As a result of its isolation in the midst of a sprawling and seemingly barren desert, Siwa is a haven for threatened species and an island of biodiversity with a variety of endemic flora and fauna.
Date palm and olive groves grow wherever water is available at or near the surface. In the lower parts of Siwa, wetlands, salt marshes and a range of sand formations have emerged. To the south, the dunes of the Great Sand Sea stretch endlessly in a landscape of otherworldly beauty.
Siwa supports a distinct and wide-ranging collection of animal species, including at least two amphibians, 28 mammals, 32 reptiles, 52 insects, 92 soil fauna and 164 birds. Among these, several species appear to be unique to the Siwa region, and several more are endangered or threatened.
Rodents, gerbils and fat sand rats are the most common species of mammal in the oasis, but it also home to two Saharan desert foxes, the Sand Fox and the Fennec Fox.
The oasis contains a number of resident and migratory birds, including the lesser flamingo, sooty falcon, thick-billed lark, lesser short-toed lark, red-rumped wheatear and the desert wheatear, as well as the European quail. The Al Qasr desert has been recently discovered to be the breeding ground for all these bird species.
The endangered slender-horned gazelle, a nomadic species that wanders the Saharan dunes in search of scarce vegetation, was once the most common of all gazelle living in the Saharan desert.
Perfectly adapted to its desert habitat, the slender-horned gazelle rarely needs to drink water. Instead, it draws hydration from the dew that forms on leaves and the higher water content plants. Its reflective white coat and specially adapted nasal passages keep it cool in the hot desert.
In the early 1970s the slender-horned gazelle fell into serious decline due to over-hunting, and populations became scarce and isolated. The population, in fact, has all but disappeared from the Eastern Sahara in Egypt, though many slender-horned gazelle trophies can be found decorating the walls of El Manial Palace in Cairo, the former home of Egyptian Prince Mohamed Ali Tewfik. Due to its status as a protected area, Siwa is the last domain in Egypt where slender-horned gazelle still dwell.
Fennec Fox (vulpes zerda)
The Fennec Fox is the smallest canine specie (males weighing 1.5 kg and females 0.8 kg) and is found throughout the Sahara and along the Mediterranean Coast from Morocco to Kuwait. The fox lives only in desert environments, for which its excellent hearing, small size, and omnivorous diet are well adapted. The Fennec inhabits areas in close proximity to light grass or scrub vegetation cover as it uses the plant matter to line and shelter its den.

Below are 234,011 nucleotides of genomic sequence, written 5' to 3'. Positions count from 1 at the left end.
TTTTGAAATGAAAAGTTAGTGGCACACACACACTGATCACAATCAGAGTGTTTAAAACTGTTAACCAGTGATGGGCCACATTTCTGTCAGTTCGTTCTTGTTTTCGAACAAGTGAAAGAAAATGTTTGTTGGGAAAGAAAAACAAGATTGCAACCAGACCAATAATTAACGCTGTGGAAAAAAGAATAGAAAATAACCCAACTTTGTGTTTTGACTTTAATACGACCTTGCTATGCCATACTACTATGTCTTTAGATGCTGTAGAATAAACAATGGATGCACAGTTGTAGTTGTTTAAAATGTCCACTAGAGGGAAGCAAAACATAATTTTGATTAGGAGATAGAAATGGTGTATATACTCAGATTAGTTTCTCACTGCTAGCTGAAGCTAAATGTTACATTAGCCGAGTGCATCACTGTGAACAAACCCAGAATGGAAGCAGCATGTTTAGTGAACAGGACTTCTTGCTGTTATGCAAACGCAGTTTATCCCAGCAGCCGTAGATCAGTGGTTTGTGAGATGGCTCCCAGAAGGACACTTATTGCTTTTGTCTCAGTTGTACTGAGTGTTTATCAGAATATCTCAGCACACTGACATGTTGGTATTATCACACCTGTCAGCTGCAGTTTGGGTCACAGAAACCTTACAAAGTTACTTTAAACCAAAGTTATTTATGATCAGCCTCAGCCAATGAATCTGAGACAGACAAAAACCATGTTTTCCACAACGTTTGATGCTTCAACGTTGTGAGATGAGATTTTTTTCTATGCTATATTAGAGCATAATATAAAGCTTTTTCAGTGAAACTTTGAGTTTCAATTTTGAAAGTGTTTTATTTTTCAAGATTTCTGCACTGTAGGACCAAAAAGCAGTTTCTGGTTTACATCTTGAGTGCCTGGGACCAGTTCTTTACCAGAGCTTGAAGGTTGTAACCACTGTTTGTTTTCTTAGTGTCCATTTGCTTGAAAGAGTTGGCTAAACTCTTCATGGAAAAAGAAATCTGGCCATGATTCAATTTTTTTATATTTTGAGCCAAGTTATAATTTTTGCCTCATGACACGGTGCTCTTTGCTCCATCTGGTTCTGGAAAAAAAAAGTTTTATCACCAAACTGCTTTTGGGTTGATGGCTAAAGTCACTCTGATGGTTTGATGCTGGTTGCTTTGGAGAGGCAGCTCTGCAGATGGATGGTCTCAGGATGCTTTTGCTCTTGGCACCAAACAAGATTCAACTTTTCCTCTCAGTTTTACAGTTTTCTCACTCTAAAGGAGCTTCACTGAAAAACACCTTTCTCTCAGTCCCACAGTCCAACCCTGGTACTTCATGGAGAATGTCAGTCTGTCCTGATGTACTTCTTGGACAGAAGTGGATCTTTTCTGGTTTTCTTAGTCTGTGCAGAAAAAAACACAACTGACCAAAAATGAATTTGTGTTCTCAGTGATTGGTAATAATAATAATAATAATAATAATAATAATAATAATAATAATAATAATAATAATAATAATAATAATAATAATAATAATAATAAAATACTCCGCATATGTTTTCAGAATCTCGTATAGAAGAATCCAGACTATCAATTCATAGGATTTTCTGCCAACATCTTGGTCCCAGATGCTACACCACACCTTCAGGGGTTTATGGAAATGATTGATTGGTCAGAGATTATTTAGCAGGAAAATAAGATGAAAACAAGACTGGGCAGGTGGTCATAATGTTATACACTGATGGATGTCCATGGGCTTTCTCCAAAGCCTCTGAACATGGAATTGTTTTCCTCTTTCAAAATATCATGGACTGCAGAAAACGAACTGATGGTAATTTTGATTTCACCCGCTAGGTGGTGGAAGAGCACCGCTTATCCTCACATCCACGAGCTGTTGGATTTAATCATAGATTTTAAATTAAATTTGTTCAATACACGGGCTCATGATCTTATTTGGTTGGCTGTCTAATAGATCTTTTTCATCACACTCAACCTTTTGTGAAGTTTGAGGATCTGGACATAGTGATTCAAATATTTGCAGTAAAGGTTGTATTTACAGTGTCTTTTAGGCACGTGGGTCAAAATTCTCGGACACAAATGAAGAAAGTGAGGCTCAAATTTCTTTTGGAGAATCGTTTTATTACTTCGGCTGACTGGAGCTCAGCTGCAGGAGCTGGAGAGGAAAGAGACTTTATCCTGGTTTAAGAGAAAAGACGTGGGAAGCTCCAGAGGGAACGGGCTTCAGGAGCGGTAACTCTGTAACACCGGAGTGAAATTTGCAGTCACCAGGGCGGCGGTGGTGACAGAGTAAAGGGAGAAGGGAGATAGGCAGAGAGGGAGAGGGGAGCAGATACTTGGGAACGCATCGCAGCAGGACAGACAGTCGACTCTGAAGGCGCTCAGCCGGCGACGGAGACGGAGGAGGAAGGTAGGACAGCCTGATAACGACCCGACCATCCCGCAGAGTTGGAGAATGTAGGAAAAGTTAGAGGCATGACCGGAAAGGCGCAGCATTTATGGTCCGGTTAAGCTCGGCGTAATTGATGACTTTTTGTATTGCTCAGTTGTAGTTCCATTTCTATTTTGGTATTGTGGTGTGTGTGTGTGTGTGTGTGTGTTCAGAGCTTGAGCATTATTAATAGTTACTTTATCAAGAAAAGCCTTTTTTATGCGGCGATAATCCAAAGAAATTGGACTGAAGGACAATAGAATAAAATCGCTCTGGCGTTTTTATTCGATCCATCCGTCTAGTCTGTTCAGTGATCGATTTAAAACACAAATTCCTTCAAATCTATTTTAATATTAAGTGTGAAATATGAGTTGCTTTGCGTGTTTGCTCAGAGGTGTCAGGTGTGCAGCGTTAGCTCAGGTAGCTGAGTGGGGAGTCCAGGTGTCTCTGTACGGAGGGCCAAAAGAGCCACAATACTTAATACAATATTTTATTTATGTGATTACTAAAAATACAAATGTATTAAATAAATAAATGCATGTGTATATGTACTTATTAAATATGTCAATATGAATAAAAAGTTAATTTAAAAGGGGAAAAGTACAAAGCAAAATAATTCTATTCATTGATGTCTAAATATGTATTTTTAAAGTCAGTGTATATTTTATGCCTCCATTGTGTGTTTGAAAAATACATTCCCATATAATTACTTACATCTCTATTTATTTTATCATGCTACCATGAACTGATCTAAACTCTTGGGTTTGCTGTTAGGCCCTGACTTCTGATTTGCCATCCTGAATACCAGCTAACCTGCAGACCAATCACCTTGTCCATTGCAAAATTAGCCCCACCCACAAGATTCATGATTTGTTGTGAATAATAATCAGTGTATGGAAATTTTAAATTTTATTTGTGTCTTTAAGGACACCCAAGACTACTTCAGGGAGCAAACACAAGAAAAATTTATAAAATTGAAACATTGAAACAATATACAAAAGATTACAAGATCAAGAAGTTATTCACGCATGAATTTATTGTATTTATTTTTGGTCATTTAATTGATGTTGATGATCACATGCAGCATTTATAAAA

The animal is noted for its large, bat-like ears and bushy tail, which comprise approximately 60 percent of its body length. Despite its often-remote habitat range, the Fennec has recently suffered from sport hunting, accidental ingestion of chemical fertilizers, and human encroachment, problems that fortunately do not exist in Siwa due to its protected status. Though not a Red Book-listed specie, due to insufficient data, the Fennec has been Appendix II listed by Austria and Appendix III listed by Denmark and Tunisia.
Sooty Falcons are distinguished by their pale gray color, slim wings, and long, thin tail, though young falcons are a darker charcoal color. This medium-sized migratory falcon breeds mainly on the coast and islands of Northeastern Africa, but has breeding colonies in the Siwa Oasis, one of which is partially located on the grounds of the Adrère Amellal eco-resort. Siwa is, therefore, a unique place to witness the breeding season of this falcon that usually only lays its eggs on coastal cliffs and Mediterranean islands. After breeding, the falcon migrates south to Madagascar, returning to its birthplace at the beginning of winter.
The Sooty Falcon is believed to have a stable population and has been placed on the "Least Concerned" index by the IUCN Red Book.